The bare minimum

The federal minimum wage is currently $7.25 per hour and that number hasn't budged since 2009. Full-time employment at $7.25 per hour produces just $15,080 in income per year. Even for a small family, that is well below the federal poverty line

Things could change soon. The Biden administration's $1.9 trillion COVID relief bill includes a provision to increase the federal minimum wage to $15 over five years. After that, the minimum wage would be indexed to inflation. The proposal could benefit tens of millions of Americans. A Brookings study found that 53 million Americans work in low-wage jobs with a median hourly wage of $10.22.

But, even though Democrats control both chambers of Congress, it's not a done deal.

The first issue is related to arcane Congressional procedure. To overcome a filibuster in the Senate, you need 60 votes. And there are only 50 Democrats. The Biden administration realized it would be effectively impossible to get 10 Republican Senators to support the overall package. So it opted to use a process called reconciliation, which cannot be filibustered. 

The catch is that reconciliation can only be used for legislation that is budget-related. Any provision that doesn't have a significant budgetary impact could be ruled as impermissible by the Senate parliamentarian. Biden himself said the minimum wage hike would probably not survive this process.  

But Biden may have it wrong. An analysis of the minimum wage provision by the Congressional Budget Office (CBO) identified several impacts on the budget that would come from increasing the minimum wage to $15.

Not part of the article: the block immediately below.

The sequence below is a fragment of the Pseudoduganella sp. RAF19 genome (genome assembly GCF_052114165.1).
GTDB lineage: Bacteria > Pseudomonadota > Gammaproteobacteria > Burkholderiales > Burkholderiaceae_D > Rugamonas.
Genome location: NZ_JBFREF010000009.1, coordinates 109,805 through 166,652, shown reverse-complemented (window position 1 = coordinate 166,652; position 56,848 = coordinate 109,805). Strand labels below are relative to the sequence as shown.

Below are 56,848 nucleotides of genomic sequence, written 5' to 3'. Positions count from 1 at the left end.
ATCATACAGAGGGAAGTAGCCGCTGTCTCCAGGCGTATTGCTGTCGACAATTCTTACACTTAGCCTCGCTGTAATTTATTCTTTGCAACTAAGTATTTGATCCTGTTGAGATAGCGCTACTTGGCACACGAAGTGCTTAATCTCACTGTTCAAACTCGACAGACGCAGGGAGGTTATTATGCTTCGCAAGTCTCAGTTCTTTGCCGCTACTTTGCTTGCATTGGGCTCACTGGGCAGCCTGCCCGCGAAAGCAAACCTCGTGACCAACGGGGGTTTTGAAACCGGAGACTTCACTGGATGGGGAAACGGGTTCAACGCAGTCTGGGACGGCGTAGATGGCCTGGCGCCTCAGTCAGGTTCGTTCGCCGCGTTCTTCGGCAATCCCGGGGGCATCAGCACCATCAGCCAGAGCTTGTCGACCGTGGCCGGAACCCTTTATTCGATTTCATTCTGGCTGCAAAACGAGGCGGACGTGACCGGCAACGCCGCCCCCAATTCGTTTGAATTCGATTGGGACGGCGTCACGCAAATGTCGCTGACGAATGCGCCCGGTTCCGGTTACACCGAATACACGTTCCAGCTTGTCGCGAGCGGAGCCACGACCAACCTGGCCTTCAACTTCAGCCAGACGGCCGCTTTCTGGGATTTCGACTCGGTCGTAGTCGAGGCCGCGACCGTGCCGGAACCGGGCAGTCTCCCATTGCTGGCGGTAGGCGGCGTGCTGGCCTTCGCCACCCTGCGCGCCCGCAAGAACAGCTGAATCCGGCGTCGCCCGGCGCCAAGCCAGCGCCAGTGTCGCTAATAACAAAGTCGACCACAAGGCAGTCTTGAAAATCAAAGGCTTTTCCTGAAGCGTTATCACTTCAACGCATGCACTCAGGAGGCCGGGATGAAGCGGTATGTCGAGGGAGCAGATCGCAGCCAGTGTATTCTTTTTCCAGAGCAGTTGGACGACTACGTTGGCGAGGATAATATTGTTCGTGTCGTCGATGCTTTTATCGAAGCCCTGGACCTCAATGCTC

For example, spending on the "Supplemental Nutrition Assistance Program [SNAP] and child nutrition programs would decline, on net, because increases in income for low-income households would reduce both the number of beneficiaries and their average benefit amount." SNAP spending would decrease by nearly $4 billion over the first five years. This is, incidentally, also a powerful argument for the wage increase in the first place. People with jobs should not be paid so little that they forced to rely on government assistance to feed their families.

The bill would also increase government revenues because it would shift "labor income would increase while capital income would decrease." Labor income is "more heavily taxed" than capital income. That illustrates another injustice with the country's economic system but is a real budgetary impact.   

Ultimately, the Senate parliamentarian will decide whether these budgetary impacts are significant or "merely incidental" to the minimum wage increase. The parliamentarian has ruled that similar moves by Republicans using reconciliation, including reducing the Obamacare mandate penalty to zero, pass this test. So it seems probable, if not assured, that Senate Democrats can overcome these procedural hurdles. The more difficult problem is getting enough Senators to support a $15 minimum wage on the merits. 

The economics of a $15 minimum wage

To pass a $15 minimum wage through reconciliation, Democrats can't afford to lose any votes. Currently, there are two Democratic senators, Joe Manchin (D-WV) and Kyrsten Sinema (D-AZ), who publicly oppose including a $15 minimum wage in the COVID relief package. And several other Democratic senators say they are worried about businesses cutting jobs to compensate for higher labor costs.